Sunday, March 2, 2008

more blooms

I put most of this post together on Thursday before I spent my weekend in Vancouver. We enjoyed brilliant weather this weekend (I had a fabulous run in the spring sunshine out to Jericho Beach), and although it's sprinkling right now, it's still quite warm. I won't complain about the rain, because these beautiful hellebore blooms surely deserve some nurturing.
With apologies to my readers still living in winter. If votre pays est l'hiver maintenant, you will not want to read further. You've been warned.

But when I headed out for a run last Thursday morning, I was arrested immediately by a gentle, somewhat citrus-y fragrance, the strongest message I've yet received from this lonicera x purpusii (honeysuckle bush)Then just outside the gate, where I've been enjoying the crocuses for the past week or two, I spotted one of the dwarf irises up and blooming!And look how the purple (!!) catkins on my corylus avellana contorta 'Red Majestic' (Harry Lauder's walking stick, a new purple-foliaged variety) are growing and the buds swelling just behind them (I'm not sure why this photo looks as if it's taken in darkness -- I took it moments after the photos above, but trying to get the lens to focus right on the catkin has given me this darkened result).

When I got back from my run, I grabbed my camera and strolled through the yard. Around the front, I was delighted to find this wee flower. Based on location, I'd say it's the first of the omphaloides cappadocica my mom gave me eight or so years ago. As is the brunnera macrophylla, the omphaloides is quite similar to myosotis (forget-me-not), but it's blooming much earlier than either. Here's a hellebore blooming fresh-and-white against its green foliage, but notice how unhelpfully all the blooms face downward!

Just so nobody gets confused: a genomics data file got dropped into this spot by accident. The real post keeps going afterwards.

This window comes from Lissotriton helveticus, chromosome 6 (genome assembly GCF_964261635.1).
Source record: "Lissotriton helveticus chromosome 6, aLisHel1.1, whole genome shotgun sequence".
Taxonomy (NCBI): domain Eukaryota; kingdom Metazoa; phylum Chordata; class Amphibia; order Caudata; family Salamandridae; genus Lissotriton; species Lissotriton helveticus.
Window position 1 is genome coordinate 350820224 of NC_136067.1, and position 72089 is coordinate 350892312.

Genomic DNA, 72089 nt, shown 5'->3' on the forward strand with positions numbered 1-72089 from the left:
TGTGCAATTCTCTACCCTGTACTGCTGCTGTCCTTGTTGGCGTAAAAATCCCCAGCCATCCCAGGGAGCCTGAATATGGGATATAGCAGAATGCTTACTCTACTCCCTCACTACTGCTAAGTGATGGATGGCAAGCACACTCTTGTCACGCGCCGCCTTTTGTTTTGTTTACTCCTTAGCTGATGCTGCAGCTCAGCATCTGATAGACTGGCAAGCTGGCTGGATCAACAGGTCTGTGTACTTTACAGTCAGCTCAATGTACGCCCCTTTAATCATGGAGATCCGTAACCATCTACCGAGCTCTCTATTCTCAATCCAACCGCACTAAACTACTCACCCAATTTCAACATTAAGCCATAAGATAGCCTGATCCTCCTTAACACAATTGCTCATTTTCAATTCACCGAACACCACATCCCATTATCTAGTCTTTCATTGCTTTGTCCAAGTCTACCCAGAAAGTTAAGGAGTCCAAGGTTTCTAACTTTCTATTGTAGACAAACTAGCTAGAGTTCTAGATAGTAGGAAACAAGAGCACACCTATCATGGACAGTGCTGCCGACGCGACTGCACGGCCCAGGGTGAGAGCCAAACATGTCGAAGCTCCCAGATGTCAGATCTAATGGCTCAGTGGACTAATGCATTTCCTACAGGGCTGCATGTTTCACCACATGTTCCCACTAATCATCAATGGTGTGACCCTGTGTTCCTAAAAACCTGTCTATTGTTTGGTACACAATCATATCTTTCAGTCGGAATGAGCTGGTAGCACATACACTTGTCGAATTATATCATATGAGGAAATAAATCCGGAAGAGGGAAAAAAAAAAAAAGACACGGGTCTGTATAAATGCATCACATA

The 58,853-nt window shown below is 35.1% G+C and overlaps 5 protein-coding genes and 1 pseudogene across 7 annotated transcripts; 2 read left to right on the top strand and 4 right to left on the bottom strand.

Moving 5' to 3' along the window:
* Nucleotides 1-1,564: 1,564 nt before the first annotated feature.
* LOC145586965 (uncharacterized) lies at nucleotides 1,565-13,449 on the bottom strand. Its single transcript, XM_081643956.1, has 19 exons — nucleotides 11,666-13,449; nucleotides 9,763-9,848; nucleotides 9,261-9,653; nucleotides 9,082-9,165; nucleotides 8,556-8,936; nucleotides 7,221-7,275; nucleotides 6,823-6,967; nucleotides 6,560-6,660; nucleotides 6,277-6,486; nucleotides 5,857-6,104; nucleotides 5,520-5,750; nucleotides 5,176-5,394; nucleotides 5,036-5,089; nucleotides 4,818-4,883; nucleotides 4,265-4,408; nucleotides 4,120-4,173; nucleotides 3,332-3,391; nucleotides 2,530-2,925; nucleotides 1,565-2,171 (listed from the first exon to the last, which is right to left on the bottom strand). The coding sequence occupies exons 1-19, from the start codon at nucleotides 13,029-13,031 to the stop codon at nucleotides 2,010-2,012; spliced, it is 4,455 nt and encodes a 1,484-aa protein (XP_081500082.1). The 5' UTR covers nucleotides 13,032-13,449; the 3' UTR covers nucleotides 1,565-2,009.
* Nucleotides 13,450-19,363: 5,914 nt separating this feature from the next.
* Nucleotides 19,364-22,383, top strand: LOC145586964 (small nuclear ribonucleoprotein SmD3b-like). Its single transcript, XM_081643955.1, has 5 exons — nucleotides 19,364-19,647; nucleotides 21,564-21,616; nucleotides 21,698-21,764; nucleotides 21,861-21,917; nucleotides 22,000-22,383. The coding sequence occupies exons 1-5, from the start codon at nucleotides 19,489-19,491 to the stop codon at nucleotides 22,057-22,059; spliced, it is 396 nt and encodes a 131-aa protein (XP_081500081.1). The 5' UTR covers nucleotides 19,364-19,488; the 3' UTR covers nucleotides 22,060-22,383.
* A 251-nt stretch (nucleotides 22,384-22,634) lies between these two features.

I wasn't willing to lie on my belly on the other plants to angle the camera correctly and keep my eye at the viewfinder, so I tried a few shots with the camera doing the work on its own, just trying to get the lens lined up correctly to catch these gorgeous red freckles.I have several white-flowering plants that I think are H. niger, as well as some deep burgundy ones I showed you a week or so ago, and I'd forgotten about this pink one until my stroll this week -- I'm looking forward to it opening up more soon.and, of course, these pale green blooms of what I'm pretty sure is H. argutifolius (as in the topmost two photos above). I especially love the architectural leaves and branches of these and the interplay of the several greens.

And in case you're curious, my shopping queasiness was overcome this weekend. More later. . .


  1. These beautiful blooms are keeping me going. We're above ankle-deep in snow here.

  2. I'm not so sure we should count winter out just was bitterly cold and wet.

  3. I love hellebores, and the rich dark soil you seem to have, it looks good enough to eat! winter is over for me now, I wake up and it's so light this is the best time of year when everything is so new and box fresh.

  4. If you like Hellebores especially those with Green flowers - You have to see the Heronswood Nursery collection which includes Helleborus x hybridus 'Phoenix'. Masses of olive green flowers with a burgundy margin bloom in early March.

  5. Thanks Bench, I'll head over there right now and check out the hellebores -- always room for one more, right?

  6. We may be in winter here still, but I can handle it by escaping to web-locales like this. Thanks for the pickmeup!


I'd love to hear your response to my post. Agree, disagree, even go off on a tangent, I love to know you're out there, readers. Let's chat, shall we? I apologize, though, for the temporary necessity of the Word Verification -- spam comments have been tiresomely numerous lately, and I'm hoping to break that pattern.

Related Posts Plugin for WordPress, Blogger...